Tuesday, September 15, 2009

Round-Up: September 15

Here is a round-up of today's blog posts - and for previous posts, check out the Bestiaria Latina Blog archives. You can keep up with the latest posts by using the RSS feed, or you might prefer to subscribe by email.

HODIE: ante diem septimum decimum Kalendas Octobres. You can add a Roman calendar as a widget in your blog or webpage, or display it as a Google Calendar: here's how.

TODAY'S POEM: Here is today's little poem, from the Poetry Widget. It's the moral to one of my favorite fables by Phaedrus, the story of The Priests and Their Donkey - here's the whole fable with a word list: Asinus et Galli Vocabulary.
Qui natus est infelix, non vitam modo
tristem decurrit, verum post obitum quoque
persequitur illum dura fati miseria.
English: "He who is born unlucky not only lives a sad life but in fact even after his death, the harsh misery of his fate pursues him." The story is about a donkey who is beaten by his owners, and after he dies, they make his hide into a drum and keep on beating him even then!


Vita Caesaris: You can see my IVLIVS CAESAR feed with a sentence from Plutarch's Life of Caesar each day in Greek, Latin and English. Today's Latin portion describes how Clodius was discovered in the house during the goddess's rites: cum fores apertas offendisset ab ancilla rei conscia tuto introducitur. Haec dum ad Pompeiam accurrit rei indicandae causa et mora fit Clodius manere ubi relictus erat non sustinens, magna in domo hinc inde oberrat, lucem fugiens. In eum Aureliae pedisequa incidit, et mulierem rata ad colludendum inuitat, detrectantemque in medium protrahit, et quis atque unde esset percontatur.

Proverbiis Pipilo: You can see my Proverbia feed of Latin proverbs which I "tweet" while I am online each day (in English, too). Here's one from today about self-reliance: Cum tuus es, noli servire nisi tibi soli (English: Since you are your own person, do not serve anyone except yourself alone).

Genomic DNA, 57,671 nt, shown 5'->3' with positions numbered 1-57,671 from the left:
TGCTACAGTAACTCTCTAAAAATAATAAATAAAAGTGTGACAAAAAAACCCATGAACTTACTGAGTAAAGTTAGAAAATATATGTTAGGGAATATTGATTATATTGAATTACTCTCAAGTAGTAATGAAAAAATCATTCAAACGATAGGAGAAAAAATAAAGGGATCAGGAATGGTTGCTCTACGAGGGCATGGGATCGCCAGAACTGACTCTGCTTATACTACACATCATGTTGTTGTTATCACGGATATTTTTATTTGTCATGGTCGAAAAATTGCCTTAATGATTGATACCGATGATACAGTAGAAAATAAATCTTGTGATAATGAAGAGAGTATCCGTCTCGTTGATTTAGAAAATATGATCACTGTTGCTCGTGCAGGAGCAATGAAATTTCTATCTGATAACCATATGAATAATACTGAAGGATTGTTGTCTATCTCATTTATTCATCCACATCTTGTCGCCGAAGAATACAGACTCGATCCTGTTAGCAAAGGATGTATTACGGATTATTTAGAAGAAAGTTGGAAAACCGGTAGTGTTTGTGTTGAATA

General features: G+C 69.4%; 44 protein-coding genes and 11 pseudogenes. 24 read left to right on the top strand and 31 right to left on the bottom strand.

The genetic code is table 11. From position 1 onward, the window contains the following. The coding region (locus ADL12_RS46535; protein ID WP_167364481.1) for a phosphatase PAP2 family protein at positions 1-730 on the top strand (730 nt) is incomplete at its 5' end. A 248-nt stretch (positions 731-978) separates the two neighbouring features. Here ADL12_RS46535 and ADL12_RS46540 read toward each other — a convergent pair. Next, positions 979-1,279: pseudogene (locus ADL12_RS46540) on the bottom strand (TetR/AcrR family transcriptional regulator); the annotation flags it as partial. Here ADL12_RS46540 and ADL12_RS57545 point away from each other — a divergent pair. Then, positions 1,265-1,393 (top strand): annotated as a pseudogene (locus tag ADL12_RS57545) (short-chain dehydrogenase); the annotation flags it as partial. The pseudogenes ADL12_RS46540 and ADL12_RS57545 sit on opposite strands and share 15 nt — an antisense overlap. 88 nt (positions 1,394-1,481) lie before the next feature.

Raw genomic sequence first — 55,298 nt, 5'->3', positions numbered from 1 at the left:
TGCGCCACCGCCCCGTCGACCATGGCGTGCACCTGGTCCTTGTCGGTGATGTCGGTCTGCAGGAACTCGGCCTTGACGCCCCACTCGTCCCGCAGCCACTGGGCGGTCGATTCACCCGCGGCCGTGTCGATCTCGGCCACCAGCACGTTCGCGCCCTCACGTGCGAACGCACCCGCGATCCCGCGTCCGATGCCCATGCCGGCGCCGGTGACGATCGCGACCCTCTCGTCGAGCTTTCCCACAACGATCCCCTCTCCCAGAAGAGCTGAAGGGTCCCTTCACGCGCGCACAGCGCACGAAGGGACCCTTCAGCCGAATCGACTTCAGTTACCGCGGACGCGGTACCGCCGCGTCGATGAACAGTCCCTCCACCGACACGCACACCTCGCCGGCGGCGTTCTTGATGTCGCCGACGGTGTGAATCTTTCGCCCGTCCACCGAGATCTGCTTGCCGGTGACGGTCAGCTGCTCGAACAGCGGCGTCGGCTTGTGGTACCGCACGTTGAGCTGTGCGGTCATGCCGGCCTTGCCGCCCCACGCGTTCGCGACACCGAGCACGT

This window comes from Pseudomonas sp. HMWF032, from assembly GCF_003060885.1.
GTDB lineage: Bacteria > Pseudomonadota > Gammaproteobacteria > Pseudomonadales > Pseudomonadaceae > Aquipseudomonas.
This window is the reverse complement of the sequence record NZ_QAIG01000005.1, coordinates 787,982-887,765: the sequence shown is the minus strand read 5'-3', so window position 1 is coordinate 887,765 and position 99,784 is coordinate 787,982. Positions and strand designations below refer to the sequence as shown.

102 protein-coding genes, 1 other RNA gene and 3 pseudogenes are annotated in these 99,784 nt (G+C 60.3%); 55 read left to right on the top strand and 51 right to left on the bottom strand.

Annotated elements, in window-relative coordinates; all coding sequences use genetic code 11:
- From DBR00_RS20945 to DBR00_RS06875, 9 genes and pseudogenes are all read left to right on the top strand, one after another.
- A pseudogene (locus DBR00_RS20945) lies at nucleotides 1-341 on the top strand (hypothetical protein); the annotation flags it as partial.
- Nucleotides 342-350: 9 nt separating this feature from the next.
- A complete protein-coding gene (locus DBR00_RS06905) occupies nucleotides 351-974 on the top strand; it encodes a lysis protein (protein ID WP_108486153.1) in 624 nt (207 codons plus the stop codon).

You can get access to all the proverb of the day scripts (also available as random proverb scripts) at the SchoolhouseWidgets.com website.

Audio Latin Proverb of the Day: Today's audio Latin proverb is Poma aut matura cadunt aut immatura leguntur (English: Fruits either fall when they are ripe or are gathered before they're ripe). To read a brief essay about this proverb and to listen to the audio, visit the Latin Via Proverbs blog.

Proverbs of Polydorus: Today's proverb from Polydorus is: Scuto pacem petunt (English: They seek peace with a shield - which is to say, they send a mixed message, showing up at the peace treaty negotiations while bearing arms - you can find a similar saying in this form hastam simul et caduceum (mittere), "both a spear and a herald's staff").

Proverbium Perbreve of the Day: Today's two-word proverb is: Varietas delectat (English: Variety is pleasing - or, as we say in English, "variety is the spice of life").

Proverbium Breve of the Day: Today's three-word proverb is: Nemo nascitur artifex (English: No one is born a craftsman - a craft is something each person must learn).

Vulgate Verse of the Day: Today's verse is Faciendi plures libros nullus est finis (Ecc. 12:12). For a translation, check out the polyglot Bible, in English, Hebrew, Latin and Greek, at the Sacred Texts Archive online.

Latin Animal Proverb of the Day: Today's animal proverb is Murem elephas non capit (English: An elephant does not catch a mouse - the idea being that a big elephant doesn't mess with the small stuff; it's not about elephants being, supposedly, afraid of mice).

Proper Name Proverb of the Day: Today's proper name proverb is Amare simul et sapere ipsi Iovi non datur. (English: To be in love and keep your wits at the same time is not possible even for Jupiter... as we know from many of his crazy love affairs).

Greek Proverb of the Day: Today's proverb is Χαλεπὸν τὸ εὖ γνῶναι (English: it is a difficult thing to have clear understanding - even if you are not in love; cf. the preceding proverb).


Ictibus Felicibus: Today's fable with macrons and accent marks is Cervus in Boum Stabulo, the story of a stag who tried to hide in a stable.

Fable of the Day: Today's fable of the day from Barlow is DE CANE VETULO ET MAGISTRO, the story of an old dog and his thankless master.

Tar Heel Readers: Materials continue to accumulate at Tar Heel Reader (keep up with the latest items at the Libelli Latini blog). Today I decided to feature Rōmulus et Remus, a wonderful mythological storybook by Magister Gollan - with macrons.

Aesop's Fables in Latin now available at Amazon.com.

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